Just because you’re throwing a screen pass to a wide receiver doesn’t mean it is in an attempt to do the same thing. There are two main types of WR screens that I will discuss, and each have very different keys and are constraints of different things. They are the bubble screen and the tunnel/jailbreak screen.
Better image with some play action
mgoblog bubble screen picture paged
This is essentially a run play constraint. The bubble screen is intended to strength the defense horizontally. It is an easy way to reach the edge without a clumsy pitch out of the shotgun. It is typically run to get defenders out of the box. It takes advantage of defenders peaking into the back field and reacting quickly and out of control to flow. Gap sound teams with safeties in the box with responsibilities in gaps will have trouble on bubble screens because they are not stretched horizontally and are focused on the play in the backfield.
Running the bubble screen will:
Running the bubble screen will open up lanes in the middle of the field as defenders must flex from sideline to sideline. This will give gaps for RBs/QBs on Zone Reads, RB power, and QB draws. This also opens up the deep middle of the field by often forcing safeties to play off the edge of the line rather than in the box as linebackers or OLBs out of the box to respect the sideline threat more. This makes it much more difficult for defenders to play both the run and the pass. If run correctly it will leave a WR one on one on a corner in space, or better yet, with both corner taken out of the play and a score up the sideline.
When to run it:
Typically you run it when corners aren’t pressing. If corners are pressing the pass can become very dangerous. More importantly, you run it when safeties and LBs are shaded too far inside in an attempt to play both run and pass. The danger: make sure the corners respect routes enough to not quickly jump the bubble.
How to run it:
It’s not as simple as just taking a snap and winging it out there. As I have been told before, a QB throwing a bubble screen is kind of like a short stop turning a double play as far as the importance of footwork, body position, grip, and not rushing.
Most of the time in the backfield there is some sort of zone read action. This means that the play looks like a zone read it terms of what the running back is doing. The process of the QB adjusting the ball and throwing means that an actual playaction is really necessary. What is so different about the bubble screen is that it doesn’t typically require linemen to block for a “screen”. The linemen also carry out the zone read play. This causes LBs and Ss to flow down to play the zone read, leaving the WR open on the edge.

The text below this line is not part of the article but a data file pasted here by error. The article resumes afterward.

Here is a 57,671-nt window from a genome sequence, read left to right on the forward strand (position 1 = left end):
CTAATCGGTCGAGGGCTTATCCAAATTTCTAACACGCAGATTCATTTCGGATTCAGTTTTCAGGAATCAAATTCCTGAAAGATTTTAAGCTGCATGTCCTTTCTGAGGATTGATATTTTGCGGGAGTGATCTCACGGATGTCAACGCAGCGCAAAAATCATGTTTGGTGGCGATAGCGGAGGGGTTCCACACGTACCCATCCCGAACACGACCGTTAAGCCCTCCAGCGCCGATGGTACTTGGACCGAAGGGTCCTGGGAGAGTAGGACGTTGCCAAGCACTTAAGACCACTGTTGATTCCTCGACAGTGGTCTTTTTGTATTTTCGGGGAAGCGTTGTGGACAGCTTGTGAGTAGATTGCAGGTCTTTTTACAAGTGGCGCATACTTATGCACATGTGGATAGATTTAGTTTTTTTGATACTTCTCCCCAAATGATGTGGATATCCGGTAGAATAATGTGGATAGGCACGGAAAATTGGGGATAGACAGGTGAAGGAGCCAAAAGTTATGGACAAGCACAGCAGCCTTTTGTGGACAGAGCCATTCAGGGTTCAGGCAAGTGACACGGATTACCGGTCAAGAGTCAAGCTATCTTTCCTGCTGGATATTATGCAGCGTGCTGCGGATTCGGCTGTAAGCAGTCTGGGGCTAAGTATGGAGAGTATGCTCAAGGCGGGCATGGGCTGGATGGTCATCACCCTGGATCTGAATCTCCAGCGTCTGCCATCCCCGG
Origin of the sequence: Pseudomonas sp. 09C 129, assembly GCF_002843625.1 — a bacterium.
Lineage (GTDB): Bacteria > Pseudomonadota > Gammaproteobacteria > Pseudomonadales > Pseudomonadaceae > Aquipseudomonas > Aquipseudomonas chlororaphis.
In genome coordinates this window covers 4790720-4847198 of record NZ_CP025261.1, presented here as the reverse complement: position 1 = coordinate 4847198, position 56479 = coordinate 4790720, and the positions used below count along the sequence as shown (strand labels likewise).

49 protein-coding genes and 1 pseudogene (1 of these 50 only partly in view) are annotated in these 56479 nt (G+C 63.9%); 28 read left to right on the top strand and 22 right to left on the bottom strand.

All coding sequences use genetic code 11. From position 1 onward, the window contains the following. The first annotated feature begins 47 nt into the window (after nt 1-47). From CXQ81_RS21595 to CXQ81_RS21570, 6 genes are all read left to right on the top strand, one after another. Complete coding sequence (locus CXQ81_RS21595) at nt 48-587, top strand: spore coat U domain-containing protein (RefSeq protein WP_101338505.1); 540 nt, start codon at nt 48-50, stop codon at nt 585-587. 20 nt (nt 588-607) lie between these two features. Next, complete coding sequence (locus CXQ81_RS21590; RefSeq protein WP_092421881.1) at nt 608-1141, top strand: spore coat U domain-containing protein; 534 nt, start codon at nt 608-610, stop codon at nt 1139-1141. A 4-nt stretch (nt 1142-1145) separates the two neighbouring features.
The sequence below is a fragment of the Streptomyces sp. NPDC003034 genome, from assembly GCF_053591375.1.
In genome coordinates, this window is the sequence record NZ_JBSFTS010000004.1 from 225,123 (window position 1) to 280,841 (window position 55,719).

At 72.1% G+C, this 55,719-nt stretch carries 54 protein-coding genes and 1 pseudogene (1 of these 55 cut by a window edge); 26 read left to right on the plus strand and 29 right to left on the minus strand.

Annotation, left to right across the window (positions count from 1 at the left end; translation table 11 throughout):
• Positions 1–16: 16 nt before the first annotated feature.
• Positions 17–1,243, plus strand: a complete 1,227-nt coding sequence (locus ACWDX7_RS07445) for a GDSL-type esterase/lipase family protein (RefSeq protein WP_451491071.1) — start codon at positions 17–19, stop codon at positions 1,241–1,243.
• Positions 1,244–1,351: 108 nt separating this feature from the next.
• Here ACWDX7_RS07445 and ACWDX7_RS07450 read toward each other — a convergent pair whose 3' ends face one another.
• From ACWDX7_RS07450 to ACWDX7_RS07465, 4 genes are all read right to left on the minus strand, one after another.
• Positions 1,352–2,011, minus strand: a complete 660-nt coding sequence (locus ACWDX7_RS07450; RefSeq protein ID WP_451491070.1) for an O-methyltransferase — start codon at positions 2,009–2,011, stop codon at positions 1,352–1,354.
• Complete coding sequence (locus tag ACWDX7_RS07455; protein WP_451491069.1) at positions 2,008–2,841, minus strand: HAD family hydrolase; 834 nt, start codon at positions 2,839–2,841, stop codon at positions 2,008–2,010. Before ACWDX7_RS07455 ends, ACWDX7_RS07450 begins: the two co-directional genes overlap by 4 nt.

The blocking WRs come off on the snap as if they are running routes. His job is to take the nearest threat, which is mostly the man covering him. As they converge on the man covering them, they square their bodies and force and get their backs to the sideline, blocking those covering them to the inside and leaving a lane down the sideline. If the defender does manage to get outside, continue to drive him to the sideline (this isn’t O-line blocking, there is a lot of space and the ball carrier will run off the blockers butt to the hole in the defense regardless). In most cases the WR blocks the man head up on him (or the man that appears to be covering him). In some cases the WR will crack down on the defender covering the screen receiver. It all depends on how the defense plays it at the snap. The reason that the WR usually blocks the man covering him is because it causes traffic for the inside cover guy to have to get through. You can, in essence, block two guys with one blocker, leaving a seal down the sideline. Some people crack the inside guy and hope the outside cover man follows inside, but you run the risk of the outside guy reading the play and blowing it up. All these decisions must be made based on the defenses alignment.
Oregon. The first one suffices (some of the others aren't really bubble screens). Note that they double the near man to the second corner. The second corner jumps outside and the WR kind of just blocks him straight up, making this play a first down rather than TD. This can be done with 3 or 2 WRs.
[Ed: others after the jump.]
This week on Weekday Warriors, mothers fawn over Tim Tebow during Blake Bars's game, Matt Godin and DCC notch a big win over Shane Morris and Warren De La Salle, Royce Jenkins-Stone goes HAM, and I accidentally stumble upon one of the best high school names ever.
TN OL Blake Bars